CONTINGENCY OPERATING LOCATION Q-WEST, Iraq - Mississippi Army National Guardsmen delivered care packages from a Rhode Island town to a village near Contingency Operating Location Q-West, during a routine perimeter patrol Feb. 1.

Soldiers with A Company, 2nd Battalion, 198th Combined Arms, 155th Brigade Combat Team, the Q-West force protection company out of Hernando, Miss., delivered clothing, school supplies and other items donated by residents of Barrington, R.I., to the villagers of Jedallah Anuk.

Victoria Belmont - a Barrington grade school teacher with a son and daughter who served as Army officers - organized the effort.

"I am thrilled to know that the packages have arrived," said Belmont, a first- and second-grade teacher at Primrose Hill Elementary School in Barrington. "I am even more excited to think that I can finally give some feedback to so many people who have continued to support my efforts over the years."

Belmont said she represents the people of Barrington and has been gathering and sending donations to Jedallah Anuk for seven years.

The effort began in 2003 when Belmont's son deployed to Iraq as an Apache Longbow pilot serving with the 101st Airborne Division. She read about a 101st program called Adopt-a-Village, in which an American community could support a designated Iraqi community in the division's area of responsibility, said Belmont. Belmont committed to adopting a village in behalf of Barrington and was assigned Jedallah Anuk, she said.

"It was an effort to establish good relations between our American Soldiers and the peoples of Iraq," said Belmont. "The Barrington town council passed a resolution in support of the peoples of the village of Jedallah Anuk in their efforts to achieve self governance, equality and freedom."

Local schools, churches and businesses contributed, said Belmont, and the effort has continued since.

The Soldiers who delivered the packages were glad to help, said Capt. Drew Clark, commander of A Company, 2/198th CAB.

"We're happy to help out this effort," said Clark, a resident of Madison, Miss. "This is a different mission than my Soldiers usually do, and it gives them a chance to get to know the local people on a more personal level."

Staff Sgt. Kenwith D. Scott, a squad leader and patrol commander from Rosedale, Miss., agreed that delivering the gifts was beneficial for the Soldiers as well as the people of Jedallah Anuk.

"Helping people that need help is always a good thing," said Scott. "Our job usually keeps us at a distance from the local people, and it was a good experience to bring these packages to the people. My Soldiers don't get a chance to interact with the locals much, so this was a great opportunity to reach out and to get to know the people and learn more about their culture."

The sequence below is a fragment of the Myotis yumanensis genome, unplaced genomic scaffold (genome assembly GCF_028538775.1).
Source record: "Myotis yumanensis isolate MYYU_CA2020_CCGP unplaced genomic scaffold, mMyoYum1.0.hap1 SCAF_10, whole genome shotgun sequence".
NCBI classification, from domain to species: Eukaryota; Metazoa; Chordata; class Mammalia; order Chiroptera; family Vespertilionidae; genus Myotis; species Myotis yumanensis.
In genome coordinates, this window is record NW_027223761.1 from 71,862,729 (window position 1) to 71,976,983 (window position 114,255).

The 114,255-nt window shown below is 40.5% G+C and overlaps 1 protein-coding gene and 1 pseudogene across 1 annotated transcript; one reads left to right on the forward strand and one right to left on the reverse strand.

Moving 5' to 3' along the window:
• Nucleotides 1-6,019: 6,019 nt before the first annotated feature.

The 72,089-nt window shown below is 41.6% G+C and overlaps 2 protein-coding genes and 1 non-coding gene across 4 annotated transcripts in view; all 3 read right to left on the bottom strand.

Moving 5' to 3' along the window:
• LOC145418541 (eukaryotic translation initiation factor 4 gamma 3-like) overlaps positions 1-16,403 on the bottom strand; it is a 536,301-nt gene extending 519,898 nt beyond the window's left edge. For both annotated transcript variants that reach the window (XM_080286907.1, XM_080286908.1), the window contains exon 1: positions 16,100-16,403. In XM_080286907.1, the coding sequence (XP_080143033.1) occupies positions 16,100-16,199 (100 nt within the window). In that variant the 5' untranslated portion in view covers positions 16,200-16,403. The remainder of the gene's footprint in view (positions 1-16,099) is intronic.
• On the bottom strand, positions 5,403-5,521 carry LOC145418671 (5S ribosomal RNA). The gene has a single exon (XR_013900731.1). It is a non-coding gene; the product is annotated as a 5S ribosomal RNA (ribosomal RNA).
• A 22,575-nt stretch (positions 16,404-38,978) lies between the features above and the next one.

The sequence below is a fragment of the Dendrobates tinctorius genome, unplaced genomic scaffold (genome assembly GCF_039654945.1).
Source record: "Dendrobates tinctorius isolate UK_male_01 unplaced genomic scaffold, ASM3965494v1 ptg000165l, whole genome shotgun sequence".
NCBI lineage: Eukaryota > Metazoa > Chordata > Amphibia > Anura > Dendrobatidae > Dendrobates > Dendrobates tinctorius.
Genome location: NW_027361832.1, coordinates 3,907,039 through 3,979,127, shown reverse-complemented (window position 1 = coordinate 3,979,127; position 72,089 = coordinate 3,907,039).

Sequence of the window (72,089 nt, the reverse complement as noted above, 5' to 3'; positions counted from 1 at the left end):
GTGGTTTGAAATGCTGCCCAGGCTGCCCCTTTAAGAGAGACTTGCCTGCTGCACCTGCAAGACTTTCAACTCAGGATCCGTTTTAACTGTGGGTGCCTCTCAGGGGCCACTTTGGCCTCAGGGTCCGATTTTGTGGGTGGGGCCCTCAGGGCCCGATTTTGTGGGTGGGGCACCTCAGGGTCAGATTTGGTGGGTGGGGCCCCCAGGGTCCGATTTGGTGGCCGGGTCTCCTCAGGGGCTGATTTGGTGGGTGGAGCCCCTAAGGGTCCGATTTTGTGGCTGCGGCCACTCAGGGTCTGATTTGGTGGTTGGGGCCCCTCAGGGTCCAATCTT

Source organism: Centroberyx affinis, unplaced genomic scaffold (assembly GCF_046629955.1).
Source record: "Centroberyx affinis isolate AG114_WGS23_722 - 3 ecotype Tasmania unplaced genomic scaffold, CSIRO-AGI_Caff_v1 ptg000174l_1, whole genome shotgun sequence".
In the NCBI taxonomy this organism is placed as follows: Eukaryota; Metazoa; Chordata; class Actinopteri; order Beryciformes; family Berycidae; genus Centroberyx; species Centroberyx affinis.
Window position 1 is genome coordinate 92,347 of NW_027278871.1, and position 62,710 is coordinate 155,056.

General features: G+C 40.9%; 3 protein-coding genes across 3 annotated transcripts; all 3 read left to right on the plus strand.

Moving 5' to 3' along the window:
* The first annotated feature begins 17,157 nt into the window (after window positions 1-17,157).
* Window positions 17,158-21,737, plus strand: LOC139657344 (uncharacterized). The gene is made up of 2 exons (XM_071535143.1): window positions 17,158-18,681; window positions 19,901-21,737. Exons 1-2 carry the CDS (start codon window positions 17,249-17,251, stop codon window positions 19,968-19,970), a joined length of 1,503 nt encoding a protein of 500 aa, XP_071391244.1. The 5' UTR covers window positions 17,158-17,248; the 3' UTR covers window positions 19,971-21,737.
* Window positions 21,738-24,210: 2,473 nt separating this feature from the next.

Spc. John W. Day, a truck commander from Williston, Tenn., said he was grateful for the experience.

"This is the first time I've ever had a chance to do something like this, to get out with the people and give gifts," said Day. "It reminds me that these people need our help and that not everybody is a bad guy."

Day said the humanitarian mission allowed him to see the war from a significantly different point of view, one that he would always remember.

"This was my first time ever to walk through an Iraqi village because during patrols we drive our gun trucks around villages," said Day. "I was nervous at first, but the people were happy to see us and glad for the gifts. It was a great experience to see first-hand how the people live, instead of seeing it from behind all that armor."

Pfc. Hunter J. Brown, a gunner from Daleville, Miss., was also glad for the unique mission.

"I've never went inside a village before, and it was exciting to go in where the people live, to interact with them in their own village," said Brown. "This was outstanding, and a big change from our regular patrols, basically driving around but staying away from the villages. This was a good change of pace."

Spc. Robert S. Bowen, a driver from Southaven, Miss., said it was important that U.S. forces continue to help the Iraqi people.

"Helping the Iraqis is always worthwhile," said Bowen. "These people out here in the little villages don't have much money, and they don't seem to get much support from the government. So I'm glad we can help."

Spc. Jeffery D. Thompson, a radio operator and gun truck driver from Wyatte, Miss., said the mission sent a powerful message to the Iraqis.

"It was a great opportunity to assist the people, especially the children who need clothing, shoes and school supplies," said Thompson. "It showed we're here to help, that we care. I was glad we could help the people from Barrington deliver these gifts. It shows that Americans are united and that they care about rebuilding Iraq."

Ibrahim Hawaas Madlul, the mukhtar or village leader of Jedallah Anuk, said he was grateful to both the people of Barrignton, R.I., and to the Mississippi Guardsmen for the gifts.

"On behalf of my village, I want to thank the people of Barrington for these gifts," said Madlul. "The coats and shoes and the school supplies have made us happy. I also want to thank the Soldiers from Mississippi for delivering them to us."